there are so many experiences we have as human beings that are there too much for us, they're too intense. And when we're put into too much intensity, we can't process it in the way we need to. And that typically creates some sort of either minor or major disorganization inside. And then we start exhibiting the symptoms of what we call PTSD. And so anything, any consistent environment or any event that is too much for us, is probably what we call something that is traumatic, because we can't handle it. And if we can't handle it, we're going to start having things like anxiety or irritability or depression, show up over time, especially if things happen again and again and again and again, that are too much, then we're going to start to get more and more and more of those symptoms.
Can you give some You already gave some examples. But I'm curious because a lot of the people listening to this are teachers, educators, parents. And I think there are certainly experiences or events where everybody would say that's trauma. But then there's maybe a gray zone, where in popular language these days, especially the news, we're calling lots of things drama. And I hear this voice in my head of friends, or even myself, sometimes it says, Come on your comment trauma, that's just the school of hard knocks, that's failing attacks. That's a really challenging coach. So can you kind of talk about what is and what isn't? And how to distill some of that confusion about the traumas?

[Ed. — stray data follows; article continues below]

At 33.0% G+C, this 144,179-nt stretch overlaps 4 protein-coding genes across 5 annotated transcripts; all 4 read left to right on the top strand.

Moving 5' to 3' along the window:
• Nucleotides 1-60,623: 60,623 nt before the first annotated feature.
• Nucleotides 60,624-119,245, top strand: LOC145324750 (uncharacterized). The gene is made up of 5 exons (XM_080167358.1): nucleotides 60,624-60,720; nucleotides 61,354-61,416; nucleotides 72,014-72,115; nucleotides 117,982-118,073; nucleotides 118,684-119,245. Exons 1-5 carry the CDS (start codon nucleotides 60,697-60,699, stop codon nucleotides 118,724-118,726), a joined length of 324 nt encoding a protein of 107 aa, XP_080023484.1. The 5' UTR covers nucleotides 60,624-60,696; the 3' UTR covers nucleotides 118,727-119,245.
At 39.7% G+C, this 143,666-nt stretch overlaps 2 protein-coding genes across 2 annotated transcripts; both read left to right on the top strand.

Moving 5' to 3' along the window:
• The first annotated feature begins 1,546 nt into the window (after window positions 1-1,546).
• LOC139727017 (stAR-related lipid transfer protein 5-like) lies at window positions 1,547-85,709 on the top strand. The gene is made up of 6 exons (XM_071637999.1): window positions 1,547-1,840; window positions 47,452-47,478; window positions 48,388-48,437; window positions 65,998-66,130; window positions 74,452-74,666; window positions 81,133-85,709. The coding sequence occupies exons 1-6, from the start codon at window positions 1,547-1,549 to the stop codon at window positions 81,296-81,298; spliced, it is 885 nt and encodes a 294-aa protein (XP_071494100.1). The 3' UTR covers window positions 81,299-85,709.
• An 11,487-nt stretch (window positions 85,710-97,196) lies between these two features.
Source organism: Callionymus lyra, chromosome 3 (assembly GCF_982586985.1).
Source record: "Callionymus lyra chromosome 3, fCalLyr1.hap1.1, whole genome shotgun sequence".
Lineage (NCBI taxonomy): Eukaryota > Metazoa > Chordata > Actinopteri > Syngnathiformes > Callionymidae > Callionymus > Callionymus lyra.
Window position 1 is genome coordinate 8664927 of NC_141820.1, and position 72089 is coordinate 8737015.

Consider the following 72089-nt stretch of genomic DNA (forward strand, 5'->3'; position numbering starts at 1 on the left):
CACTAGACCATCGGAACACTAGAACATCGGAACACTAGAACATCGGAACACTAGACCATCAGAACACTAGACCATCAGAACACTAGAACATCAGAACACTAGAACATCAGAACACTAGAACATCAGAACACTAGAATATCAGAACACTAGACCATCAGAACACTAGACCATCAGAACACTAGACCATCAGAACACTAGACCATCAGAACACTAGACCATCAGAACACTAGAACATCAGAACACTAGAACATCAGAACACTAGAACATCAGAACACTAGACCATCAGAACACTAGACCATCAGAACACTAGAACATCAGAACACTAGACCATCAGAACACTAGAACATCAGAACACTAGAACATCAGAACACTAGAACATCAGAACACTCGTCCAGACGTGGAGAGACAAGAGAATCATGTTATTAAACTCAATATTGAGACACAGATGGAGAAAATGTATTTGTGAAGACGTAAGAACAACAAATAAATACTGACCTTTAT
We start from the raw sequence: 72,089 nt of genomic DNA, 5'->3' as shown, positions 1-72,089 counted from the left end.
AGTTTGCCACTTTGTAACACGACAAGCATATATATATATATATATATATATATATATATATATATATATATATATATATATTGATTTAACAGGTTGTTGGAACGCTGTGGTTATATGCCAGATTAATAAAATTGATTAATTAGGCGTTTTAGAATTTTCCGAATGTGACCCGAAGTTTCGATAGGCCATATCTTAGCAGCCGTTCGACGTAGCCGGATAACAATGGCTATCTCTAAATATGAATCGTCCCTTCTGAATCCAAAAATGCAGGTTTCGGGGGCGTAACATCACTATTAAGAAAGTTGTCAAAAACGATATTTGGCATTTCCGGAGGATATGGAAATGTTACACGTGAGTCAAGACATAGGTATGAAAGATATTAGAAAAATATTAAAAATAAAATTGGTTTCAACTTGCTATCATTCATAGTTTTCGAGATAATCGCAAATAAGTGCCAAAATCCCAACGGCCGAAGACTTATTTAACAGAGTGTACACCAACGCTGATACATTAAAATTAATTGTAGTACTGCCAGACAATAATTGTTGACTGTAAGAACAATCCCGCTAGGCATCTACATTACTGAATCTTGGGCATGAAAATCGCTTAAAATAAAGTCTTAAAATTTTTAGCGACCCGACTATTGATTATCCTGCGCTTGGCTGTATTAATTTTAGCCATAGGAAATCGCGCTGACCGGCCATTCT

Well, I think that's where things get really complicated, because